Just a couple of weeks ago, we published a story titled "Unwrapped: What NYLON Editors Want." I selected a pair of chunky gold hoop earrings that I’d seen floating around Instagram, and have since convinced myself that I—a girl who hasn’t worn a pair of earrings for more than a couple of hours since high school—would actually wear them. But that’s a lie, a fake-out. It's a cool-girl gift that I’d like people to think I want, when, in reality, what I really want is a rice cooker.
It’s this one from Urban Outfitters, which not only panders to me as a millennial but also as a person trying to eat out less and be an adult more. It’s something I know I’d get a lot of use out of (it doubles as a slow cooker!), but it’s also something I feel weird asking for. It’s a boring gift, and yet sometimes, boring things make the best holiday gifts.
This isn’t a longstanding opinion I’ve had by any means; rather, it’s one that came with age. Like every spoiled child under the age of 15, my brattiness really came out around the holidays. I had a method for opening presents: I would avoid the rectangular boxes because, more often than not, those included clothes I neither wanted nor asked for. I would only pull out the gift cards and trinkets from my stocking and purposely leave the clementine my mom always slipped in at the bottom. I only cared about the top-of-the-Christmas-list items: the toys, first, and then, as I got older, the electronics or designer items.
Don’t get me wrong, material items are great and can provide you with a certain high. If there’s ever a time to be aspirational, it’s when the charge is going on someone else’s card. But the things that you ask for in the moment of making a wish list—a $995 winter coat, for example—are typically things you’re going to tire of in a year. That joy is almost always fleeting. Now, the practical items—the socks, underwear, pajamas, candles, knives, home appliances, wine glasses—those are the things you’ll actually use or wear more than once. They’re also the things you know you should buy, but don’t want to spend your own money on. You know what’s been on the bottom of my to-get list for months now? All of the things I just listed.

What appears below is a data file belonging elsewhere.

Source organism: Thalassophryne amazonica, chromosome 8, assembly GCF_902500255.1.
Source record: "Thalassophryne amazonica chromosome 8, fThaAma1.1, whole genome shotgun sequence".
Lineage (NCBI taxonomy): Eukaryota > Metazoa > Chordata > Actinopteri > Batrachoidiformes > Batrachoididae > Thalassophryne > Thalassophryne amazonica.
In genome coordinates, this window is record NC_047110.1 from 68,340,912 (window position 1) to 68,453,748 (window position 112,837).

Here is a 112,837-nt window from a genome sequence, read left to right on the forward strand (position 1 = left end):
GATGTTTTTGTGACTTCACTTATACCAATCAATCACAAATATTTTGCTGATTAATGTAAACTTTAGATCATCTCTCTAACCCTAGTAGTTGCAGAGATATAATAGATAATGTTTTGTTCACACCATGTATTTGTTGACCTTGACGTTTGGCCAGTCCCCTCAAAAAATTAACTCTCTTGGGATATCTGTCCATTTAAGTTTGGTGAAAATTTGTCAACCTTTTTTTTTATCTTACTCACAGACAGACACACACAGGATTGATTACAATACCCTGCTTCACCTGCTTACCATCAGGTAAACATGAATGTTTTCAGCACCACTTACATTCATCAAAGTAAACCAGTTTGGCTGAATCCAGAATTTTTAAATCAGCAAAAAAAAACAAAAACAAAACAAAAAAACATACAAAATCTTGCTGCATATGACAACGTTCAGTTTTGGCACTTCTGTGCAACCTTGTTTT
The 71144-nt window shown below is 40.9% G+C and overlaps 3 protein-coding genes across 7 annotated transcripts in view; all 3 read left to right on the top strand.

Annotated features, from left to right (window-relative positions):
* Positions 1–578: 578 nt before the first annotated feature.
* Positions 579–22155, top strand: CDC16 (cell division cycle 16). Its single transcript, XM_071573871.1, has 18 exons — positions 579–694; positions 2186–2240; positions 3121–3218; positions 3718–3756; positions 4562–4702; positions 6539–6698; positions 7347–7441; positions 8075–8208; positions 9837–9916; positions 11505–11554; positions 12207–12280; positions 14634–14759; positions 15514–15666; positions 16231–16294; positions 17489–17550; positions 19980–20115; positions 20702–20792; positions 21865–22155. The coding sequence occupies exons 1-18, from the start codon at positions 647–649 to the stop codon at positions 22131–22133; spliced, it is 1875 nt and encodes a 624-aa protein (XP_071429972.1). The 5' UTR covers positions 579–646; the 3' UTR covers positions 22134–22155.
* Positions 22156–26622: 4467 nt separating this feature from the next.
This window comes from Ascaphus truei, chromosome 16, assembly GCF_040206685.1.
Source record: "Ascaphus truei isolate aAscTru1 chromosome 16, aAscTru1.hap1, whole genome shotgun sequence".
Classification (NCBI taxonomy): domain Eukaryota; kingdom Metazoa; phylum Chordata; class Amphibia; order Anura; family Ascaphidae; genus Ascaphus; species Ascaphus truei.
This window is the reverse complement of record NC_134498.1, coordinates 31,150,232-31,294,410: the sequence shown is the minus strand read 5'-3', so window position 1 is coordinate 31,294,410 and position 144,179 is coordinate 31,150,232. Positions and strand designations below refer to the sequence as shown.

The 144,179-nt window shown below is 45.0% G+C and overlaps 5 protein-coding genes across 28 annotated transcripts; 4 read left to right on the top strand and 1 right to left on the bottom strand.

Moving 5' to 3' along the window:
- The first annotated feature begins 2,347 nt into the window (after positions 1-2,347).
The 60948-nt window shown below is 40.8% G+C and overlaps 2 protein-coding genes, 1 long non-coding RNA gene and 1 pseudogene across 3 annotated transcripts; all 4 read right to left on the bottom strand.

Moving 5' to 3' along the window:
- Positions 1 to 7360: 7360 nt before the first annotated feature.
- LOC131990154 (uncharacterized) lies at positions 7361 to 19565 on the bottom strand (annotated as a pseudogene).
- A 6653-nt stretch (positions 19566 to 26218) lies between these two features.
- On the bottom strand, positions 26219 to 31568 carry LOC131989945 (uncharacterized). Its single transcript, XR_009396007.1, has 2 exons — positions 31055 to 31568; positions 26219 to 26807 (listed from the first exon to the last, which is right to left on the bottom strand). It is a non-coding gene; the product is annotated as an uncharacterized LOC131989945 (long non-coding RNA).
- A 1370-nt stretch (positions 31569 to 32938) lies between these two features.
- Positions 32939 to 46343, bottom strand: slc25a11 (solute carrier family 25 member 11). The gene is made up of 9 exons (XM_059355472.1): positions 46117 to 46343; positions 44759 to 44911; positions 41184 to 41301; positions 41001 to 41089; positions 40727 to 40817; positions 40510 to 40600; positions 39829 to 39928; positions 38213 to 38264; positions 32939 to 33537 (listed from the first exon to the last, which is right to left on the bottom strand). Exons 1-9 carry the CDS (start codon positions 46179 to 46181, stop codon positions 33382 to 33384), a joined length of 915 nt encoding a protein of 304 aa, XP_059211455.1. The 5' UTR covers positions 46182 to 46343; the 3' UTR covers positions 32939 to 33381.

If my argument isn’t connecting with you, you’re probably of a certain age. These gifts can be seen as lazy or overplayed to younger people. I get that. They're "adult" gifts, and "adult" gifts are decidedly not that exciting. But if the person you’re giving it to is living on their own and living off their own income, chances are, they’ll appreciate these items more than you (or even they at the time of receiving) know.
And shit, if they don’t want it, I’ll sure as hell take it.